Who’s the Expert, More on Group Riding and Trailering:


During our trip to Eagle River, discussion took place, prompted by my last article, having to do with recommended methods for riding. As it was put, there really isn’t a wrong way to do something if it works for you. My job as the chapter “educator” is to make suggestion and recommendations based on my readings and riding experience. This will be more than some and less than others. It is my hope that the articles will Alert, Caution, Instruct, Educate, and create discussion to learn even more. I am not the expert, but I do want to get you to think about what you do when you are riding your motorcycle.


GROUP RIDING: During our Eagle River ride we had the opportunity to give everyone a chance to Lead a group and Anchor a group. As a result some questions were asked that need answering. When you pull up to a light and the right bike pulls even with the left bike, the right bike should leave enough visibility for the left bike to see both ways clearly. Do not obstruct his view. He needs to make the decision on when it is safe to leave that intersection. Its also important, that in a small group of 2 or 3, or even 4 that the other bikers, other than the lead left bike, leave the decision up to the lead bike. As I experienced myself, even though I thought the coast was clear and we could go, the lead bike chose not to, and they were right and I was wrong. It wasn’t my place to make that decision. So, don’t be in a hurry and let the lead bike lead. On narrow roads, the lead bike will communicate, single file, everybody should move into single file and lengthen the distance between bikes. This is especially helpful on curves and hills where visibility is reduced. In addition, even though you are in single file, you should continue to fudge your side of the lane, when possible. This will continue to give the rider behind you a clear view ahead. When a trike or bike with side car is ahead of you or in the lead, as we experienced on this Eagle River trip, where is the right place for the next bike to be? My suggestion is to look at the driver of that front bike, and based on his position, you would alternate accordingly. In the case of the bike and sidecar, which takes up the entire lane, the driver of that bike is over the left track, which would have you as the next bike be in the right track, and so on. The trike can be in either track, but I would suggest that they take the left track when possible and therefor the next bike would be in the right track. The trike has similar needs to a bike with a trailer and I will get to that next.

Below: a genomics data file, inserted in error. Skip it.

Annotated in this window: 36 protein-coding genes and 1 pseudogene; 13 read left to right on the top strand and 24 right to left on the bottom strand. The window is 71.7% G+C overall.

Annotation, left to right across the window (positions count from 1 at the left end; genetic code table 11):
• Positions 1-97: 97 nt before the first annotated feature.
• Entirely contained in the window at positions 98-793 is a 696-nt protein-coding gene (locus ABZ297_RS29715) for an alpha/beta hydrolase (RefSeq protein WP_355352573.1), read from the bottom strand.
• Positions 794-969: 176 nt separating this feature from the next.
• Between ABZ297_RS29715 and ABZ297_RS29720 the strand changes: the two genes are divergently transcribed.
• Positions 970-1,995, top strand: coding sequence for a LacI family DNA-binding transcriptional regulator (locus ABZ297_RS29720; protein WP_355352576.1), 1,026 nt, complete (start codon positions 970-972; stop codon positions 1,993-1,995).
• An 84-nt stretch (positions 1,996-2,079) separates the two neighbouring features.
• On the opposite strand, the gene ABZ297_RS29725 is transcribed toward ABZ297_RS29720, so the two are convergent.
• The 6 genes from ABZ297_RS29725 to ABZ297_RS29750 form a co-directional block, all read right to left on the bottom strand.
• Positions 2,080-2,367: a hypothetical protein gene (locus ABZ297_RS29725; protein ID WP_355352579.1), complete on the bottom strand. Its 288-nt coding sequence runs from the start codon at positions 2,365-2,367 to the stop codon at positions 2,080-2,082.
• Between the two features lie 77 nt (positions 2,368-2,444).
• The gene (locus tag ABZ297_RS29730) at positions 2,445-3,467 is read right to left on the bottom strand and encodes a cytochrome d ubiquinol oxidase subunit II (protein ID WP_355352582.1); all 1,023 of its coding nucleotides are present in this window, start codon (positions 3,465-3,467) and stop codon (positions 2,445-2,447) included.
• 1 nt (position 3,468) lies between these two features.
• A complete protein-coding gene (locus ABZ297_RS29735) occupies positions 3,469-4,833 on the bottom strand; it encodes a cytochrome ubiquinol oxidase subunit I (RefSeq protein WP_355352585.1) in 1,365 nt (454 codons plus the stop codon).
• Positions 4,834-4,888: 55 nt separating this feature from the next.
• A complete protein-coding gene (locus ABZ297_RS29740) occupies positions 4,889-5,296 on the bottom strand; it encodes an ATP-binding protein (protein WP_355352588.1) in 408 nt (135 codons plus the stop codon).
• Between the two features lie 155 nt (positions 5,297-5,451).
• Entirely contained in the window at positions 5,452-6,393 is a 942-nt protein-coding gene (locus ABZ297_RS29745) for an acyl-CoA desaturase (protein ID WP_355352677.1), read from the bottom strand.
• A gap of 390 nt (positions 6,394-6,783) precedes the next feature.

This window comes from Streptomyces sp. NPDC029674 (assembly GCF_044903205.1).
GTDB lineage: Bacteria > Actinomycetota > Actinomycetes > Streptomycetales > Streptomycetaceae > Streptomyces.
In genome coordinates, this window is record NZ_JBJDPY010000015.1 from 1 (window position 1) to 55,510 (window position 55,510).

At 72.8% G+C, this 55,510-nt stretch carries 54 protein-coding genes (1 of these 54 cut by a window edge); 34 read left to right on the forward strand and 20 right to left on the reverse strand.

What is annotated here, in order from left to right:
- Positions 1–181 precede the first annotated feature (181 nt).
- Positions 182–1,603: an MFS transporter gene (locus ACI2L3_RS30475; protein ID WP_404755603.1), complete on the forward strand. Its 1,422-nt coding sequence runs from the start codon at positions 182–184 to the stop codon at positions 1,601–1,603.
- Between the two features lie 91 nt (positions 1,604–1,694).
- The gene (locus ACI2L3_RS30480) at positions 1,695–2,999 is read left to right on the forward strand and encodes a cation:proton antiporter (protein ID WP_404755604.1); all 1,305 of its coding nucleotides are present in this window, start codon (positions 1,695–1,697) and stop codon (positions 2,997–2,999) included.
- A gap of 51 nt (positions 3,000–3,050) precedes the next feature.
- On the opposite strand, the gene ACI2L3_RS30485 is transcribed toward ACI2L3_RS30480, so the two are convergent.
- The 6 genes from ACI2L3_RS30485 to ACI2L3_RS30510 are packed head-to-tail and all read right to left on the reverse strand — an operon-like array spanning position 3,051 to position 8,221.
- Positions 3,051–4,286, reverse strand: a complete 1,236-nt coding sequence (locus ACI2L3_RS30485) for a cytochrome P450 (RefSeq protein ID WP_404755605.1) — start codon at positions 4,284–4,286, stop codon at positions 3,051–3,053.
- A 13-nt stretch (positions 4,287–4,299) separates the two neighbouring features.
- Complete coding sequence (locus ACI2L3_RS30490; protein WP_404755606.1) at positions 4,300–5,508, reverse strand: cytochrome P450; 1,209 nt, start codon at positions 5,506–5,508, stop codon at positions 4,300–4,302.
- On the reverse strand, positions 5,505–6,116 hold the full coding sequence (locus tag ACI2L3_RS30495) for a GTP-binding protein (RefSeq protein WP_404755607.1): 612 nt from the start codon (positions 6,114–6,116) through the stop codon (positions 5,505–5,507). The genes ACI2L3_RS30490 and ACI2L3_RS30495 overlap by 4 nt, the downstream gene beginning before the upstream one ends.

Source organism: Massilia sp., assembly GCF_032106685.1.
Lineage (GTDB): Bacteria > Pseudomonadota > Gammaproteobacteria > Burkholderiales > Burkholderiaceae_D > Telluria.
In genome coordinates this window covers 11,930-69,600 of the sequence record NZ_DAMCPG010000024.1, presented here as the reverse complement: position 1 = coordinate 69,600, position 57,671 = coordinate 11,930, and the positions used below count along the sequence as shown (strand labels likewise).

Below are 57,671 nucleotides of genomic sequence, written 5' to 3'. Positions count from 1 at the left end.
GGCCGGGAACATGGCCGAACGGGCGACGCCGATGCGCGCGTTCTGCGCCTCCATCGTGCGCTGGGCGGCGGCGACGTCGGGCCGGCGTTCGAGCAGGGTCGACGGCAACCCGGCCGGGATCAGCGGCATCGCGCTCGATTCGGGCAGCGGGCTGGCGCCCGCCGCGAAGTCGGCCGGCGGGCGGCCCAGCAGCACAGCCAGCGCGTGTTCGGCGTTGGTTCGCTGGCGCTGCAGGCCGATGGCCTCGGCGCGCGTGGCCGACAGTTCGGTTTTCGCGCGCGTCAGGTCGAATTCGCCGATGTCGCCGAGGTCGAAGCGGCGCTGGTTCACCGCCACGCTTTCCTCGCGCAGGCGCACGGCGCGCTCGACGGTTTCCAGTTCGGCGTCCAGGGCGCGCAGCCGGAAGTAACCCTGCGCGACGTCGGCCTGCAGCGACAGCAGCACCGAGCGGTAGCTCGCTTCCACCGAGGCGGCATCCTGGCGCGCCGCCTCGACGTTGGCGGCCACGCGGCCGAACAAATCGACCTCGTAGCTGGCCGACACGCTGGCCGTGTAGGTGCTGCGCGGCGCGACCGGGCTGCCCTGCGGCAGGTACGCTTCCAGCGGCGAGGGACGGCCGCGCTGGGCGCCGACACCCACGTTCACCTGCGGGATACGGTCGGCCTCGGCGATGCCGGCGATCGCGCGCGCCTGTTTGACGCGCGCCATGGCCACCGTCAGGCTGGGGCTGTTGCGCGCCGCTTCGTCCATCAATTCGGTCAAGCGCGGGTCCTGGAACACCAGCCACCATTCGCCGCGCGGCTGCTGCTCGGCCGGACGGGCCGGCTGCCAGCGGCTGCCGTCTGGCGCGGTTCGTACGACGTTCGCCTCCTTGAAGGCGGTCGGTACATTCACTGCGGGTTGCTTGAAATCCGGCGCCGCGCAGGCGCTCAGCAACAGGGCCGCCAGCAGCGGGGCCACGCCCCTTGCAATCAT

Trailering in a Group: When we started out our trip we had a road captain’s discussion and talked about the best place for a trailer would be the second bike in the right track so there would be no one in front of them if they needed to make a quick stop or maneuver. It was also suggested that they could be in the back, and use either left or right track. After my experience pulling a trailer and the 900 miles we traveled as a group, I am strongly suggesting that trailers only be put in the left track. As far as front to back, they can go anywhere the rider is comfortable with. The reasons behind this is fairly simple. The worst case condition is two lane roads. There is a crown to the road, which means they are curved and drop off towards the shoulder for drainage,  and in many cases the area between the right tire track and the shoulder is usually heavily filled with road repairs and is usually very bumpy. Also the shoulder in many cases is gravel and is lower than the road itself. Understand that any deviation by the driver and the wheels of the trailer will be off the road. There just is not much room for error on this side. The left track provides a flatter and smoother and wider range of movement to accommodate the bike and trailer. On major interstates, this is usually not a problem and I would leave it up to the individual driver to decide if they are comfortable on the right track.

And finally, I would like to add, that the members of this chapter that went on the Eagle River 900 miler, did a terrific job of group riding. It was quite the pleasure to ride with you.


David and Kathy Bierman